Zoom has announced the first companies to receive investment from its $100m start-up fund. The investments, which were revealed as investors gave a lukewarm welcome to the company’s latest financial results, reflect Zoom’s desire to build an ecosystem around its core communications platform as it seeks to remain relevant in the post-Covid-19 world of work.
After enjoying rapid growth in 2020 as all communications moved online during the pandemic, Zoom’s progress has slowed in recent months. On Tuesday it revealed second-quarter revenue of $1.02bn, representing year-on-year revenue growth of 54%. However, this followed a quarter of 191% growth, and with the company forecasting a further drop to 31% growth in Q3, its share price slipped 10% after the results were revealed.
Zoom’s start-up investments are intended to bolster a fledgling but ambitious platform strategy that it hopes will deliver higher rates of growth. The companies it has chosen reveal its vision for how hybrid working, powered by AI-centric apps, might operate.
Why did Zoom’s results disappoint investors?
Zoom’s Q2 revenue was slightly above analyst expectations of $991m, and Zeus Kerravala, principal analyst at ZK Research, which covers the unified communications as a service (UCaaS) sector, says it was the lower Q3 guidance that spooked investors. “The guidance was a big part of the dip in stock price,” he says. “I know many investors were hoping to see the company raise its guide more than it did.”
Kerravala adds that many investors fear that after the pandemic Zoom "will no longer be relevant". But, he explains, "There are two flaws with this thinking. In the near term, we are nowhere near a post-pandemic state. Most businesses leaders aren't even considering a return to work for another six months. The bigger misunderstanding is that Zoom is a work-from-home company; it's a hybrid-work company."
Zoom and hybrid work: an AI-powered vision of the future
Announced in April, Zoom's app investment fund is part of its strategy to become a platform for collaboration software. Funding is available to software companies building tools that integrate with its core video conferencing solution.
The recipients announced this week include interview intelligence platform BrightHire, meeting productivity platform Docket, AI-powered note-taking app Fathom, and project management and collaboration platform Hive. Though the company hasn't disclosed the size of its first investments, they are thought to range from $250,000 up to $2.5m.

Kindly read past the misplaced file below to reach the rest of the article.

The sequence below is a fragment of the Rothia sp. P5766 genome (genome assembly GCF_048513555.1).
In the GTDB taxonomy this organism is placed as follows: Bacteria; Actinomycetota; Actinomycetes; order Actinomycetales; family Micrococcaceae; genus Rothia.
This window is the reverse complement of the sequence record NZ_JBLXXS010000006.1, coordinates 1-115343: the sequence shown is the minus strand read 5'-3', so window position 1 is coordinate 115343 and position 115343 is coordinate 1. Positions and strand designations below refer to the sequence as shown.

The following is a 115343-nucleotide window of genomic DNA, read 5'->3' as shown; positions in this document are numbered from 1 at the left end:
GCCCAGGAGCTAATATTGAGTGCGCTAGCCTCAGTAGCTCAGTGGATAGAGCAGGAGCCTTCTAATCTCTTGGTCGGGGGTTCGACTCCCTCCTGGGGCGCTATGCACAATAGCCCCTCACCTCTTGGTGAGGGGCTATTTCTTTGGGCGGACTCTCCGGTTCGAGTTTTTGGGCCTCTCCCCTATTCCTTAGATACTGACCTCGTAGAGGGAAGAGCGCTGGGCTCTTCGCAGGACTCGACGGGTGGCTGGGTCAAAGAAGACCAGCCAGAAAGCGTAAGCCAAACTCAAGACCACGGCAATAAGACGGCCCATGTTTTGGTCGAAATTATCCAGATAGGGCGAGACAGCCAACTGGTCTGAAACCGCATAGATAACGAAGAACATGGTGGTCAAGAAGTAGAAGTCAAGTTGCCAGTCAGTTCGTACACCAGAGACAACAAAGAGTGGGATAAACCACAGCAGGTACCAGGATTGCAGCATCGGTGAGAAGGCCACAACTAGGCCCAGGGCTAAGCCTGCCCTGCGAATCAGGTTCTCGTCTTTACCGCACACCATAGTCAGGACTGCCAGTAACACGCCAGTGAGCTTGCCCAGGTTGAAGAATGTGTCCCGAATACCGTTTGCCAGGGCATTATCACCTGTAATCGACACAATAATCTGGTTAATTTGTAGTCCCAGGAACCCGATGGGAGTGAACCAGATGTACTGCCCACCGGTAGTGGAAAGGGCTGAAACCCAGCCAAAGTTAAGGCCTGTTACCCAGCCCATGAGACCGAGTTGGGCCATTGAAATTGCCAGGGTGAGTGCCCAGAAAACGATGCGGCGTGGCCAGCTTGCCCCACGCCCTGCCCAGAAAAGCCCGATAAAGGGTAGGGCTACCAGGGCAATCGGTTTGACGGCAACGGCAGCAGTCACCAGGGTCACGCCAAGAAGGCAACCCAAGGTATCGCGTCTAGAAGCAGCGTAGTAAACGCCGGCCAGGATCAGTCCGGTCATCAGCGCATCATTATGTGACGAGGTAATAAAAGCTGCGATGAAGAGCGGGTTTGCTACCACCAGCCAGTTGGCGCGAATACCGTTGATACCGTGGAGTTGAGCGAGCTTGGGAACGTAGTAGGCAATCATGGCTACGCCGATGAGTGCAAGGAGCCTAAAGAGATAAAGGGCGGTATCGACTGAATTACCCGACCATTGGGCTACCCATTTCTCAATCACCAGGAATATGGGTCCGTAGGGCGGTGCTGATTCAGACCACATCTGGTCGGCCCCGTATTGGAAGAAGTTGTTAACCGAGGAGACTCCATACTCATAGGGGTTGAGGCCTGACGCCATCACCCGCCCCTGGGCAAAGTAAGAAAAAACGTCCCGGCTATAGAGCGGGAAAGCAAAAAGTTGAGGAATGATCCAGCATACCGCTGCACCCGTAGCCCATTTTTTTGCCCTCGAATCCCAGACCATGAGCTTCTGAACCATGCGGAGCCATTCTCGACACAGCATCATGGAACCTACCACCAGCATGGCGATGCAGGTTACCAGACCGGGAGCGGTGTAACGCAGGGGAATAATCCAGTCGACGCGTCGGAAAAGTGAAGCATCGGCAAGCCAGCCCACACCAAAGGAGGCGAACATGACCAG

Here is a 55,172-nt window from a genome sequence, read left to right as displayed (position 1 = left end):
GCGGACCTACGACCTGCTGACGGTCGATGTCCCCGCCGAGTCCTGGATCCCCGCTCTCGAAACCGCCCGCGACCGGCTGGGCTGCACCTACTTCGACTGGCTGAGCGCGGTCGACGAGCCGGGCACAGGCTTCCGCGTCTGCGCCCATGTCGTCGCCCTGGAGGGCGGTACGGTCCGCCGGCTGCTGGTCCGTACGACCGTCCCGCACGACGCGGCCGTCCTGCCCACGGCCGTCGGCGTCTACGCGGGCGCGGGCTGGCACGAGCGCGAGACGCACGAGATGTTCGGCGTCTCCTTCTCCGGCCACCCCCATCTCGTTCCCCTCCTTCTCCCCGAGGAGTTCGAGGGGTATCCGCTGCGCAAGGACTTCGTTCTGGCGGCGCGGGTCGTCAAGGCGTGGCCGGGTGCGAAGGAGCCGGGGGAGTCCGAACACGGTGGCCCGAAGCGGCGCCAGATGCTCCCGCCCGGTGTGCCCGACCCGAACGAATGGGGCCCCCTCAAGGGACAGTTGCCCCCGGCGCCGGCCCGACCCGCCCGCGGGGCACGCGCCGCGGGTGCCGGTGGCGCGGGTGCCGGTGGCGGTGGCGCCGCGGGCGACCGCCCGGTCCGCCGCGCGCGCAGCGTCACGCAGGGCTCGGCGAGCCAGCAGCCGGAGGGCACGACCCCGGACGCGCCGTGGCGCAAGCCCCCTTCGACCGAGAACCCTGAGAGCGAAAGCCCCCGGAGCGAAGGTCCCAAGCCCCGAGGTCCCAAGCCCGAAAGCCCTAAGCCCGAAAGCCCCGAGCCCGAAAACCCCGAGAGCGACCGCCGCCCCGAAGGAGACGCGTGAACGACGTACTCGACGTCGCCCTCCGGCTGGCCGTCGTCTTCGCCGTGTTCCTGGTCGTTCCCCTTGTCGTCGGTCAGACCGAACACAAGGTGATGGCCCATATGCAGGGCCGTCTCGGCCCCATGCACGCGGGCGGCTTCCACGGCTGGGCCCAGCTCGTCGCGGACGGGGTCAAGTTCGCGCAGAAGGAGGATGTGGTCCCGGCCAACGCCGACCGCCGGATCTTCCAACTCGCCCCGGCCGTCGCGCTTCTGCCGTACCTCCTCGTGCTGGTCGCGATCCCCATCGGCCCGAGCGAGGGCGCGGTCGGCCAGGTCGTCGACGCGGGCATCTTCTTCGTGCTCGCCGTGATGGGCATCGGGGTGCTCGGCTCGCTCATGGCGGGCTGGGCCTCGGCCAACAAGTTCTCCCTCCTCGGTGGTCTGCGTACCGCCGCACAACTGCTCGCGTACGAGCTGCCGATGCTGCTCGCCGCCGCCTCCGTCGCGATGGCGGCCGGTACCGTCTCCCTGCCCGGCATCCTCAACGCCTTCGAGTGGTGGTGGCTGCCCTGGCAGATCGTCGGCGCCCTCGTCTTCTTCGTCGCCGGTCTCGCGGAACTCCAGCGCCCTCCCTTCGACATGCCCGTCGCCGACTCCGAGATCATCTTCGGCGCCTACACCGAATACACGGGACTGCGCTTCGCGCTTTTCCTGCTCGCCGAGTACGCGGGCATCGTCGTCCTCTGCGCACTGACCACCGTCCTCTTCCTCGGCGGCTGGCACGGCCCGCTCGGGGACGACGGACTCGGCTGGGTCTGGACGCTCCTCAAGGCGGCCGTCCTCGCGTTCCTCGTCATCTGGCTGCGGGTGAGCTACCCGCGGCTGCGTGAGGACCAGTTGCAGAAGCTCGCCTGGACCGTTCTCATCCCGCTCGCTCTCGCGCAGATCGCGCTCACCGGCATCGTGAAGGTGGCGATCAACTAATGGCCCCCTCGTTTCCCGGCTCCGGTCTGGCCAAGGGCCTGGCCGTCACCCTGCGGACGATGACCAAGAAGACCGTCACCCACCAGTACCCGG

These start-ups have been chosen with the aim of "making the Zoom video-first unified communications offering more compelling by targeting enterprise collaboration and productivity use cases", says Raúl Castañón-Martínez, senior research analyst at 451 Research.
He says Zoom is betting on businesses demanding more AI-powered functions to make their interactions with customers and colleagues smarter. "Together with other recent announcements – such as its acquisition of multi-language machine translation start-up Kites and new features like Smart Gallery – these investments highlight that Zoom is pushing forward with comprehensive AI-enabled capabilities for smart meetings, smart events and smart unified communications," he explains.
"The bigger the ecosystem of companies around it, the more sticky the company becomes. VMware is a great example; there have been many companies that have taken runs at its [core] hypervisor business but it has maintained its position because of the ecosystem."
He adds, "Clearly Zoom believes the state of work will be a mix of in-office and home workers, and wants to bridge that gap."
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